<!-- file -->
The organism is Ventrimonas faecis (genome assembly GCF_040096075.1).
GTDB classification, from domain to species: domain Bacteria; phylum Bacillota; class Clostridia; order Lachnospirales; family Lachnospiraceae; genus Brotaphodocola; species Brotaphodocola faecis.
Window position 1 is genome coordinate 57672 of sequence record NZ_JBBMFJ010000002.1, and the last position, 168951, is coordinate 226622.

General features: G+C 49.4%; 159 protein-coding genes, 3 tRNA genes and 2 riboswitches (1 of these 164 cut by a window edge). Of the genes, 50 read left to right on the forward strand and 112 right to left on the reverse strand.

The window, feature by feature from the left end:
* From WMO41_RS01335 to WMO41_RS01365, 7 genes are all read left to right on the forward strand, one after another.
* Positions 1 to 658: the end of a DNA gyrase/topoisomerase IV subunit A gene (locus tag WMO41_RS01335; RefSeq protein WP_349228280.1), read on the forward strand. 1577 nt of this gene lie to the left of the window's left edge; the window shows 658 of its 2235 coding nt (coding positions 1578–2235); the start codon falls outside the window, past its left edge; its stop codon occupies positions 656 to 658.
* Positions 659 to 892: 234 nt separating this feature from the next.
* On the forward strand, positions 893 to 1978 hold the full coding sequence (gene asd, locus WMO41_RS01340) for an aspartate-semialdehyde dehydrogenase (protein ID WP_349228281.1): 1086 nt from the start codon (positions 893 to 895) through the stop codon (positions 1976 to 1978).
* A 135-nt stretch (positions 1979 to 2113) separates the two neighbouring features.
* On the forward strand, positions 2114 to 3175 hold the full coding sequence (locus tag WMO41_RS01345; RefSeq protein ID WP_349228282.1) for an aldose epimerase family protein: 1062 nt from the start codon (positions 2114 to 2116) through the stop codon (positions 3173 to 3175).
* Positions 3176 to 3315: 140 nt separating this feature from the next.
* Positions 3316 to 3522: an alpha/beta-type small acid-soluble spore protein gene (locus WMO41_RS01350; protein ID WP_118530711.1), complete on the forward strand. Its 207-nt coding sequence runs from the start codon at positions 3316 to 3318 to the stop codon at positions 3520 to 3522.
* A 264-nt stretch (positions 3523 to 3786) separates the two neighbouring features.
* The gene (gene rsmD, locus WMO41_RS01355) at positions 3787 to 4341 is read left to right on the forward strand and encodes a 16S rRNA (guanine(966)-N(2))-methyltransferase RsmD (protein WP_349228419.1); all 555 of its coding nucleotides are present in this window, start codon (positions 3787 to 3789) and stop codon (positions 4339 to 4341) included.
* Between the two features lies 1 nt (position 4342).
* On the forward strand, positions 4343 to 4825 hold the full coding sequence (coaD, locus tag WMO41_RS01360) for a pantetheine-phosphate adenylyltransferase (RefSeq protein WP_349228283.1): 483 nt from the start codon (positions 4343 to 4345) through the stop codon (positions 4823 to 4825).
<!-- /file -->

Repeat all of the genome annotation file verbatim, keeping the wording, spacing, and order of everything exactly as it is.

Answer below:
The organism is Ventrimonas faecis (genome assembly GCF_040096075.1).
GTDB classification, from domain to species: domain Bacteria; phylum Bacillota; class Clostridia; order Lachnospirales; family Lachnospiraceae; genus Brotaphodocola; species Brotaphodocola faecis.
Window position 1 is genome coordinate 57672 of sequence record NZ_JBBMFJ010000002.1, and the last position, 168951, is coordinate 226622.

General features: G+C 49.4%; 159 protein-coding genes, 3 tRNA genes and 2 riboswitches (1 of these 164 cut by a window edge). Of the genes, 50 read left to right on the forward strand and 112 right to left on the reverse strand.

The window, feature by feature from the left end:
* From WMO41_RS01335 to WMO41_RS01365, 7 genes are all read left to right on the forward strand, one after another.
* Positions 1 to 658: the end of a DNA gyrase/topoisomerase IV subunit A gene (locus tag WMO41_RS01335; RefSeq protein WP_349228280.1), read on the forward strand. 1577 nt of this gene lie to the left of the window's left edge; the window shows 658 of its 2235 coding nt (coding positions 1578–2235); the start codon falls outside the window, past its left edge; its stop codon occupies positions 656 to 658.
* Positions 659 to 892: 234 nt separating this feature from the next.
* On the forward strand, positions 893 to 1978 hold the full coding sequence (gene asd, locus WMO41_RS01340) for an aspartate-semialdehyde dehydrogenase (protein ID WP_349228281.1): 1086 nt from the start codon (positions 893 to 895) through the stop codon (positions 1976 to 1978).
* A 135-nt stretch (positions 1979 to 2113) separates the two neighbouring features.
* On the forward strand, positions 2114 to 3175 hold the full coding sequence (locus tag WMO41_RS01345; RefSeq protein ID WP_349228282.1) for an aldose epimerase family protein: 1062 nt from the start codon (positions 2114 to 2116) through the stop codon (positions 3173 to 3175).
* Positions 3176 to 3315: 140 nt separating this feature from the next.
* Positions 3316 to 3522: an alpha/beta-type small acid-soluble spore protein gene (locus WMO41_RS01350; protein ID WP_118530711.1), complete on the forward strand. Its 207-nt coding sequence runs from the start codon at positions 3316 to 3318 to the stop codon at positions 3520 to 3522.
* A 264-nt stretch (positions 3523 to 3786) separates the two neighbouring features.
* The gene (gene rsmD, locus WMO41_RS01355) at positions 3787 to 4341 is read left to right on the forward strand and encodes a 16S rRNA (guanine(966)-N(2))-methyltransferase RsmD (protein WP_349228419.1); all 555 of its coding nucleotides are present in this window, start codon (positions 3787 to 3789) and stop codon (positions 4339 to 4341) included.
* Between the two features lies 1 nt (position 4342).
* On the forward strand, positions 4343 to 4825 hold the full coding sequence (coaD, locus tag WMO41_RS01360) for a pantetheine-phosphate adenylyltransferase (RefSeq protein WP_349228283.1): 483 nt from the start codon (positions 4343 to 4345) through the stop codon (positions 4823 to 4825).